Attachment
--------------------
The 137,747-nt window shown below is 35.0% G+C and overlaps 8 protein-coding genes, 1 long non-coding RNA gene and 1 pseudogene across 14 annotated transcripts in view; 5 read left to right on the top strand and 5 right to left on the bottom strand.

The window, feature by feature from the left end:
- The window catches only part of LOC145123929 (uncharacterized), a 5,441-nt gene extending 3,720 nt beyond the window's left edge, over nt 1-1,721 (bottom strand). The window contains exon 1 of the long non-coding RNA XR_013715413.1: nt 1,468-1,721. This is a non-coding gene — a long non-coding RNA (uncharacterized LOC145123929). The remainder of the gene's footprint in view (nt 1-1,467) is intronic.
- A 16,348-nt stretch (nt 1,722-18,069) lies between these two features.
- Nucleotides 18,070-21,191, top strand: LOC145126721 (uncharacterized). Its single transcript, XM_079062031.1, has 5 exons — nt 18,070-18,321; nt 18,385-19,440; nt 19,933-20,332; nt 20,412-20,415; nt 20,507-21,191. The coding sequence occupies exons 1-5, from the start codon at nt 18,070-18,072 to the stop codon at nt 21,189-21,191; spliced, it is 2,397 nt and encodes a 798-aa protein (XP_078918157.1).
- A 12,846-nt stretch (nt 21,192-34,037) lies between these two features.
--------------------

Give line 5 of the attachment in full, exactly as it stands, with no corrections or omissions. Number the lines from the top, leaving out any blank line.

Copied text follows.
- Nucleotides 18,070-21,191, top strand: LOC145126721 (uncharacterized). Its single transcript, XM_079062031.1, has 5 exons — nt 18,070-18,321; nt 18,385-19,440; nt 19,933-20,332; nt 20,412-20,415; nt 20,507-21,191. The coding sequence occupies exons 1-5, from the start codon at nt 18,070-18,072 to the stop codon at nt 21,189-21,191; spliced, it is 2,397 nt and encodes a 798-aa protein (XP_078918157.1).